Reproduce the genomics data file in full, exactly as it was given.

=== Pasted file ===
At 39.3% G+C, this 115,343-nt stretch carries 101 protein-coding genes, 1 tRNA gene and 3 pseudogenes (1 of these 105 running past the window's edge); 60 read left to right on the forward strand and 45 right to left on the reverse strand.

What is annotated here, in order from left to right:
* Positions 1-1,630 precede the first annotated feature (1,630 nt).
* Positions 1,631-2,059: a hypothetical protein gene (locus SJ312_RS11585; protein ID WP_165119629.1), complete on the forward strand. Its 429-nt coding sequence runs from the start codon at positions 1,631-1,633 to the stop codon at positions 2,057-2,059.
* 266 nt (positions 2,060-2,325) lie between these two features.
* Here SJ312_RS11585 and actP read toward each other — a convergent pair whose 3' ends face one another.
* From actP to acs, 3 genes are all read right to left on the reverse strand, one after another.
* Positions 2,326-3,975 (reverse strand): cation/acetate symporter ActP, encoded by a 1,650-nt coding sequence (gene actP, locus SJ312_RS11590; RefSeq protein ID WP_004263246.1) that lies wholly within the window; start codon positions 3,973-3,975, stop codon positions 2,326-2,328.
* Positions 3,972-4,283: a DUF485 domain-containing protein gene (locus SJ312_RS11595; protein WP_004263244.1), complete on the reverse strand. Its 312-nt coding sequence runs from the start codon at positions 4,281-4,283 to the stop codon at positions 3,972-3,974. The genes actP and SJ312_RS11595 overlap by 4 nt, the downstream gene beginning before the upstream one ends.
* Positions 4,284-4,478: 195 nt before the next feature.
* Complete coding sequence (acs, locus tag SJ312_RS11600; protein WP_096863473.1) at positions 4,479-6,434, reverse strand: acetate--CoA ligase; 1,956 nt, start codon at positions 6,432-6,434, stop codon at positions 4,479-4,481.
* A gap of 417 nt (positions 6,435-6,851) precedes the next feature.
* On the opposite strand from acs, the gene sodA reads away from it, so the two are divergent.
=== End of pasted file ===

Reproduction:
At 39.3% G+C, this 115,343-nt stretch carries 101 protein-coding genes, 1 tRNA gene and 3 pseudogenes (1 of these 105 running past the window's edge); 60 read left to right on the forward strand and 45 right to left on the reverse strand.

What is annotated here, in order from left to right:
* Positions 1-1,630 precede the first annotated feature (1,630 nt).
* Positions 1,631-2,059: a hypothetical protein gene (locus SJ312_RS11585; protein ID WP_165119629.1), complete on the forward strand. Its 429-nt coding sequence runs from the start codon at positions 1,631-1,633 to the stop codon at positions 2,057-2,059.
* 266 nt (positions 2,060-2,325) lie between these two features.
* Here SJ312_RS11585 and actP read toward each other — a convergent pair whose 3' ends face one another.
* From actP to acs, 3 genes are all read right to left on the reverse strand, one after another.
* Positions 2,326-3,975 (reverse strand): cation/acetate symporter ActP, encoded by a 1,650-nt coding sequence (gene actP, locus SJ312_RS11590; RefSeq protein ID WP_004263246.1) that lies wholly within the window; start codon positions 3,973-3,975, stop codon positions 2,326-2,328.
* Positions 3,972-4,283: a DUF485 domain-containing protein gene (locus SJ312_RS11595; protein WP_004263244.1), complete on the reverse strand. Its 312-nt coding sequence runs from the start codon at positions 4,281-4,283 to the stop codon at positions 3,972-3,974. The genes actP and SJ312_RS11595 overlap by 4 nt, the downstream gene beginning before the upstream one ends.
* Positions 4,284-4,478: 195 nt before the next feature.
* Complete coding sequence (acs, locus tag SJ312_RS11600; protein WP_096863473.1) at positions 4,479-6,434, reverse strand: acetate--CoA ligase; 1,956 nt, start codon at positions 6,432-6,434, stop codon at positions 4,479-4,481.
* A gap of 417 nt (positions 6,435-6,851) precedes the next feature.
* On the opposite strand from acs, the gene sodA reads away from it, so the two are divergent.